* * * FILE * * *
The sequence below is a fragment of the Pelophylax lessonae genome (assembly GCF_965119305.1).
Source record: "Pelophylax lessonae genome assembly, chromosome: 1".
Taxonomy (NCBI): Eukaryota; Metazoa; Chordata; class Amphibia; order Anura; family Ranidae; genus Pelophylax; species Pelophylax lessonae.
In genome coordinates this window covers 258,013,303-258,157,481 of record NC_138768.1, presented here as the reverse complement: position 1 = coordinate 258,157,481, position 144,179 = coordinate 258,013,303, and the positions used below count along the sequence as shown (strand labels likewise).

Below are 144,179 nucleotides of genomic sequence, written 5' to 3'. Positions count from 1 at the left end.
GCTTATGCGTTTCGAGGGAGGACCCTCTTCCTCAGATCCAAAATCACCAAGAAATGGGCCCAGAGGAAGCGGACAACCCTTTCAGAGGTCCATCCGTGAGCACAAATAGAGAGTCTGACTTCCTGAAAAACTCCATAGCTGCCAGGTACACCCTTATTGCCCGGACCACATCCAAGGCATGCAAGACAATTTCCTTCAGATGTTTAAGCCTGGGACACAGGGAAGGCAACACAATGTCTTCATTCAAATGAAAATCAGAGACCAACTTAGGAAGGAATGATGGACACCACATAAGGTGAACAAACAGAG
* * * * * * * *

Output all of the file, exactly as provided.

The sequence below is a fragment of the Pelophylax lessonae genome (assembly GCF_965119305.1).
Source record: "Pelophylax lessonae genome assembly, chromosome: 1".
Taxonomy (NCBI): Eukaryota; Metazoa; Chordata; class Amphibia; order Anura; family Ranidae; genus Pelophylax; species Pelophylax lessonae.
In genome coordinates this window covers 258,013,303-258,157,481 of record NC_138768.1, presented here as the reverse complement: position 1 = coordinate 258,157,481, position 144,179 = coordinate 258,013,303, and the positions used below count along the sequence as shown (strand labels likewise).

Below are 144,179 nucleotides of genomic sequence, written 5' to 3'. Positions count from 1 at the left end.
GCTTATGCGTTTCGAGGGAGGACCCTCTTCCTCAGATCCAAAATCACCAAGAAATGGGCCCAGAGGAAGCGGACAACCCTTTCAGAGGTCCATCCGTGAGCACAAATAGAGAGTCTGACTTCCTGAAAAACTCCATAGCTGCCAGGTACACCCTTATTGCCCGGACCACATCCAAGGCATGCAAGACAATTTCCTTCAGATGTTTAAGCCTGGGACACAGGGAAGGCAACACAATGTCTTCATTCAAATGAAAATCAGAGACCAACTTAGGAAGGAATGATGGACACCACATAAGGTGAACAAACAGAG